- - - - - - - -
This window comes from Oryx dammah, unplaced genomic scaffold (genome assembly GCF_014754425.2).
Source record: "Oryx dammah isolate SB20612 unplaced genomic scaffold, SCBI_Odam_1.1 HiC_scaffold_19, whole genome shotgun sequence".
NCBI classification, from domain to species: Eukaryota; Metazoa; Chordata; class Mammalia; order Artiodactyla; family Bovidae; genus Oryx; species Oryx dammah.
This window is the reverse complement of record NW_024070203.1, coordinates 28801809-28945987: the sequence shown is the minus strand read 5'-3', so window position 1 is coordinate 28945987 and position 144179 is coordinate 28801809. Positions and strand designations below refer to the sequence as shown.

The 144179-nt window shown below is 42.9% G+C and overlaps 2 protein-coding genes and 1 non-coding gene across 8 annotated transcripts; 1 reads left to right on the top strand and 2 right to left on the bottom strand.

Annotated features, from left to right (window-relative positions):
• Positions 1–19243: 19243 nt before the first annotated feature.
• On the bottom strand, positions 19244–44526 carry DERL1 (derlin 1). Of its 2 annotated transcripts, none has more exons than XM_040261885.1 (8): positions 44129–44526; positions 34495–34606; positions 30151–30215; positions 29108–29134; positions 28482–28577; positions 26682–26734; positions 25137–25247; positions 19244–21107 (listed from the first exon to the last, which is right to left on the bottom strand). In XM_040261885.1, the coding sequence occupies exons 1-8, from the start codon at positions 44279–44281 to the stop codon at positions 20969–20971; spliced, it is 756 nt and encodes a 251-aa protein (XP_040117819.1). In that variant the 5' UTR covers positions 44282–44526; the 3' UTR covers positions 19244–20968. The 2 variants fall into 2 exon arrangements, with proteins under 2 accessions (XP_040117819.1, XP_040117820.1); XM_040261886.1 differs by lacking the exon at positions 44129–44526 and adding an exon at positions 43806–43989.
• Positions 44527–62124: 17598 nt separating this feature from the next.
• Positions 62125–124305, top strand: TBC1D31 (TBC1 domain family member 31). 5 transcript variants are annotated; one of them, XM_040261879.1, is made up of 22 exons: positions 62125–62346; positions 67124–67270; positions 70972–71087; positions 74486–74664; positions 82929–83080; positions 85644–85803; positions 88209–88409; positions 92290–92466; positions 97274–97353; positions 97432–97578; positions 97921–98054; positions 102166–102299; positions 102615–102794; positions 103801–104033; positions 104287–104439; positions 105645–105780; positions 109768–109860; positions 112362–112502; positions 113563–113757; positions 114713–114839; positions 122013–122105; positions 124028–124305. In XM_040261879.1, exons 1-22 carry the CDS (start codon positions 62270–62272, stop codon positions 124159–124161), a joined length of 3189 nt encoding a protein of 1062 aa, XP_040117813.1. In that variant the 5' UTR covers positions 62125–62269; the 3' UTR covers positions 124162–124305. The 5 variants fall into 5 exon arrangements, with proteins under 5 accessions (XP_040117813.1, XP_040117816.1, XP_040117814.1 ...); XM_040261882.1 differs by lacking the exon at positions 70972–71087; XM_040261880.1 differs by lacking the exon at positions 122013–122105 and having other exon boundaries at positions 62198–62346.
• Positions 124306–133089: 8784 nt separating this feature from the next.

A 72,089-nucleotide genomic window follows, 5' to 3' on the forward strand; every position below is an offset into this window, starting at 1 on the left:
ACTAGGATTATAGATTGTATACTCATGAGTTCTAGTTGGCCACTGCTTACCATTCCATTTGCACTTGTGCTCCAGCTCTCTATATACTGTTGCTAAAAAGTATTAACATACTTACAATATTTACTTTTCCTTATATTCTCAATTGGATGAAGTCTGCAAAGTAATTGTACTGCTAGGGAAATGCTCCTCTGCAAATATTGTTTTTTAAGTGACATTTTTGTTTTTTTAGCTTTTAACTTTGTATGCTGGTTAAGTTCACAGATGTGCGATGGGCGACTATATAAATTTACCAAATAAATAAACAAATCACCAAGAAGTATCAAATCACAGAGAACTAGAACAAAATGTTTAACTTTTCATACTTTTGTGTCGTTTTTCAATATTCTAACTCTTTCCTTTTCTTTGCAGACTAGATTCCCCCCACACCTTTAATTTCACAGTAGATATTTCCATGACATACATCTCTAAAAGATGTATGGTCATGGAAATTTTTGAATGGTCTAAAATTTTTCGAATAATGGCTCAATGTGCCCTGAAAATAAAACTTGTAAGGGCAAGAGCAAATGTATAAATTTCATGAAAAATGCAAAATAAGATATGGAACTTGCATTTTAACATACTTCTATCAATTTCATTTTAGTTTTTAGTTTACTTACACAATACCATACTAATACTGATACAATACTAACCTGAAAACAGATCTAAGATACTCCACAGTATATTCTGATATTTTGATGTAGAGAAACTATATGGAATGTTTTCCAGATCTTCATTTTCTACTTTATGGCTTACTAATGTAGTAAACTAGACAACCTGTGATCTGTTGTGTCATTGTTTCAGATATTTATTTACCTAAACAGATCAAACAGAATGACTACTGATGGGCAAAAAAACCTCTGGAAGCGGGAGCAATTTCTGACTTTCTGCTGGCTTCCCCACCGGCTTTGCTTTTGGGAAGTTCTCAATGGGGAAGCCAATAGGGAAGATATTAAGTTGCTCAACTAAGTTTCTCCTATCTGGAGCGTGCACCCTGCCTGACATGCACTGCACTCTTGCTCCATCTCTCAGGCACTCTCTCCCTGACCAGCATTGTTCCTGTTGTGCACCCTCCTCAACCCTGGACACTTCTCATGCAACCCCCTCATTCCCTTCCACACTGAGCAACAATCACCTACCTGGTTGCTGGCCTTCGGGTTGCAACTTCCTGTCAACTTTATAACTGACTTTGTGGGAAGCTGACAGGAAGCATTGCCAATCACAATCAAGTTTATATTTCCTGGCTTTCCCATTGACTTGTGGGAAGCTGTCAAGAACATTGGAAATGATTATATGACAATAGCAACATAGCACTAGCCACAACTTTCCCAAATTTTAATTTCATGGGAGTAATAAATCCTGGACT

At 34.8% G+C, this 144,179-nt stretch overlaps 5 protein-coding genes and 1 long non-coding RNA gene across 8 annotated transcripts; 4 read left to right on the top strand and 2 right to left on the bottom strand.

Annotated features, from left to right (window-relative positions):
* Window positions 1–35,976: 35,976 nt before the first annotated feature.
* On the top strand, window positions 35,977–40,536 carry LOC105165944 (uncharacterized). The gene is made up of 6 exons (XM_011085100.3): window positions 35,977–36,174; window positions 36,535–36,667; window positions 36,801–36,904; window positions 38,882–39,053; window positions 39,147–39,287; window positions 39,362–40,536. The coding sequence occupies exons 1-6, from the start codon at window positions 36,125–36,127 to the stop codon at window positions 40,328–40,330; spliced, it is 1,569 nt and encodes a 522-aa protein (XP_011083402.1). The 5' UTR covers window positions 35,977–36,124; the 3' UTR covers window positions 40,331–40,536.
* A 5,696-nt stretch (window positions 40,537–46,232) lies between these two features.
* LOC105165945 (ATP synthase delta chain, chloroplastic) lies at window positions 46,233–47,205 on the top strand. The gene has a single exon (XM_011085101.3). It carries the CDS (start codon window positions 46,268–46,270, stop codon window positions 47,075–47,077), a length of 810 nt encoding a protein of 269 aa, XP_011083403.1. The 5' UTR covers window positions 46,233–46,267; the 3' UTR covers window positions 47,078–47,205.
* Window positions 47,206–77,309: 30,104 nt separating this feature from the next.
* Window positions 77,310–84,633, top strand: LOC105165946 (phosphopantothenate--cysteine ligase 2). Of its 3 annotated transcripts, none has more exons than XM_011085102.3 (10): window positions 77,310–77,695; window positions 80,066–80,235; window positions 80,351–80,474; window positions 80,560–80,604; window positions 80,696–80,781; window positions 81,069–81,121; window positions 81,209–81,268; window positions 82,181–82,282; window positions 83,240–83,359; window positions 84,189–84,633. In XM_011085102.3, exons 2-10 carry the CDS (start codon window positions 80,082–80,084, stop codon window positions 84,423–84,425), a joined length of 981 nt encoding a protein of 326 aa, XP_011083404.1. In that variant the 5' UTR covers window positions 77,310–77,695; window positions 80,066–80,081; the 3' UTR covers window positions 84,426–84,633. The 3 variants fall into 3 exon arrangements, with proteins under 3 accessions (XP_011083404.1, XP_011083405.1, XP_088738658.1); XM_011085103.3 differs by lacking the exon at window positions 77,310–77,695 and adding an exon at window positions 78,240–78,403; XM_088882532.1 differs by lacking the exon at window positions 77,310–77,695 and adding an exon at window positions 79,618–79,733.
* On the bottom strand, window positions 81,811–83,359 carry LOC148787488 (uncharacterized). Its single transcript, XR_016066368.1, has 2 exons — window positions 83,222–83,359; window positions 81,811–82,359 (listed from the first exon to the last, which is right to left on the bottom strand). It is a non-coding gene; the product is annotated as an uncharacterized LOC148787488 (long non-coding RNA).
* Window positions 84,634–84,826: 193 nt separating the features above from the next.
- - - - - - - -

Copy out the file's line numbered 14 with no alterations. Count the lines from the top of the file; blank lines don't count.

At 34.8% G+C, this 144,179-nt stretch overlaps 5 protein-coding genes and 1 long non-coding RNA gene across 8 annotated transcripts; 4 read left to right on the top strand and 2 right to left on the bottom strand.